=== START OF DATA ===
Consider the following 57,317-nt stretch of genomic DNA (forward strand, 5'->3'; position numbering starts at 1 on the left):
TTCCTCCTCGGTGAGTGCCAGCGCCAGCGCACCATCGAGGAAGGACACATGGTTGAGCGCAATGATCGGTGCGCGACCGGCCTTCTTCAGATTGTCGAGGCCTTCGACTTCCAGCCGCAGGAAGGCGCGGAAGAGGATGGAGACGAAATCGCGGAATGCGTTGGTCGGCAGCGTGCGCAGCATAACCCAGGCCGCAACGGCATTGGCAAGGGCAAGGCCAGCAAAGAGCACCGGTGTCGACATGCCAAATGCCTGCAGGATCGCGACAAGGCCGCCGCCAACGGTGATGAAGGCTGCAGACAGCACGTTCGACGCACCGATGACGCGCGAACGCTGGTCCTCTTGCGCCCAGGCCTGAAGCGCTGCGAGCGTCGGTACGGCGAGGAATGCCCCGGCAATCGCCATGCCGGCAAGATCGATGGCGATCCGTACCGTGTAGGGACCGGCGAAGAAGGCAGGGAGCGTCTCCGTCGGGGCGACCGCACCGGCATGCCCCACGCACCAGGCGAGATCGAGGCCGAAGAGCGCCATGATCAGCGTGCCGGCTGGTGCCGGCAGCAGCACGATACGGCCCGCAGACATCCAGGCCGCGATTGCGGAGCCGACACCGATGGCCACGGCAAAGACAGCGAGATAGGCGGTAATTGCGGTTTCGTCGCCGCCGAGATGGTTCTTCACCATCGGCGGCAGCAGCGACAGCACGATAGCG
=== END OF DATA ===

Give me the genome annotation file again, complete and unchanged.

Consider the following 57,317-nt stretch of genomic DNA (forward strand, 5'->3'; position numbering starts at 1 on the left):
TTCCTCCTCGGTGAGTGCCAGCGCCAGCGCACCATCGAGGAAGGACACATGGTTGAGCGCAATGATCGGTGCGCGACCGGCCTTCTTCAGATTGTCGAGGCCTTCGACTTCCAGCCGCAGGAAGGCGCGGAAGAGGATGGAGACGAAATCGCGGAATGCGTTGGTCGGCAGCGTGCGCAGCATAACCCAGGCCGCAACGGCATTGGCAAGGGCAAGGCCAGCAAAGAGCACCGGTGTCGACATGCCAAATGCCTGCAGGATCGCGACAAGGCCGCCGCCAACGGTGATGAAGGCTGCAGACAGCACGTTCGACGCACCGATGACGCGCGAACGCTGGTCCTCTTGCGCCCAGGCCTGAAGCGCTGCGAGCGTCGGTACGGCGAGGAATGCCCCGGCAATCGCCATGCCGGCAAGATCGATGGCGATCCGTACCGTGTAGGGACCGGCGAAGAAGGCAGGGAGCGTCTCCGTCGGGGCGACCGCACCGGCATGCCCCACGCACCAGGCGAGATCGAGGCCGAAGAGCGCCATGATCAGCGTGCCGGCTGGTGCCGGCAGCAGCACGATACGGCCCGCAGACATCCAGGCCGCGATTGCGGAGCCGACACCGATGGCCACGGCAAAGACAGCGAGATAGGCGGTAATTGCGGTTTCGTCGCCGCCGAGATGGTTCTTCACCATCGGCGGCAGCAGCGACAGCACGATAGCG